Rolls-Royce to develop energy storage systems for aircraft
Rolls-Royce announced that it will be developing energy storage systems (ESS) that will enable aircraft to undertake zero emissions flights of more than 100 miles on a single charge.
In order to deliver this ground-breaking technology, Rolls-Royce said it will invest GBP80 million (USD112.6 million) in energy storage systems over the next decade. The investment will strengthen its position as the leading supplier of all-electric and hybrid-electric power and propulsion systems for aviation, and will create around 300 jobs by 2030, the company said.
Aerospace-certified ESS solutions from Rolls-Royce will power electric and hybrid-electric propulsion systems for electric vertical takeoff and landing (eVTOLs) in the Urban Air Mobility (UAM) market and fixed-wing aircraft, with up to 19 seats, in the commuter market.
By 2035, Rolls-Royce is planning to integrate more than five million battery cells per annum into modular systems. These modules will deliver market-leading energy density levels.
“This multi-million-pound investment by Rolls-Royce over the next decade is another demonstration of our ambitions in electrification. We are developing a portfolio of energy storage solutions to complement our electrical propulsion systems. This will ensure that we can offer our customers a complete electric propulsion system for their platform, whether that is an eVTOL or a commuter aircraft. It will enable us to be a ‘one-stop shop’ for all-electric or hybrid-electric propulsion systems, which is incredibly exciting as these new markets develop and expand,” said Rob Watson, director of Electrical, Rolls-Royce.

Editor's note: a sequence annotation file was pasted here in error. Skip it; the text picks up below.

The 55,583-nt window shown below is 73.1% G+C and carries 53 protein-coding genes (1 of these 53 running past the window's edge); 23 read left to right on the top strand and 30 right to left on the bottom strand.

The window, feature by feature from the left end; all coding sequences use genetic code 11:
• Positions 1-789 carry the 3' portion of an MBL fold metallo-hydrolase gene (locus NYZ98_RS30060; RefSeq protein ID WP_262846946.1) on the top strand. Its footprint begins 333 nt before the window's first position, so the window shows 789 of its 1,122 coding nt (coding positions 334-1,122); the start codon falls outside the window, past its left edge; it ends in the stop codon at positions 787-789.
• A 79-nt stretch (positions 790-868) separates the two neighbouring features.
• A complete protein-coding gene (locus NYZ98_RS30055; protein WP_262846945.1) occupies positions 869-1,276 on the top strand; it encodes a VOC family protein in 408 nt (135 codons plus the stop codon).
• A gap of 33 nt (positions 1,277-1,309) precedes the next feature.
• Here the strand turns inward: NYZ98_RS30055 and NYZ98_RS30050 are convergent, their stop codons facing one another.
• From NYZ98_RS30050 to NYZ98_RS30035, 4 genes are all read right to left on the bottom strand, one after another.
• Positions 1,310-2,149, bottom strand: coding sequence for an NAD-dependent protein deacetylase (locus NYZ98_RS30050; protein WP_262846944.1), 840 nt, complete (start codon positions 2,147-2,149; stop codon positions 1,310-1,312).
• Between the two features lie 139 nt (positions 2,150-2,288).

Rolls-Royce has been delivering battery solutions for many years and has designed 10 different aerospace battery systems, using state-of-the-art cell technology. Of these batteries, four designs have already flown in three aircraft, accumulating more than 250 hours of flight experience. Two more designs will complete their first flight in aircraft in 2021. This includes a battery developed with Electroflight, its UK manufacturing partner in the ACCEL programme. The Spirit of Innovation aircraft, which was built under the ACCEL programme, aims to be the world’s fastest all-electric plane.
Both ACCEL and the initial research and technology to develop industry leading energy storage systems are being supported by the UK Government through the Aerospace Technology Institute.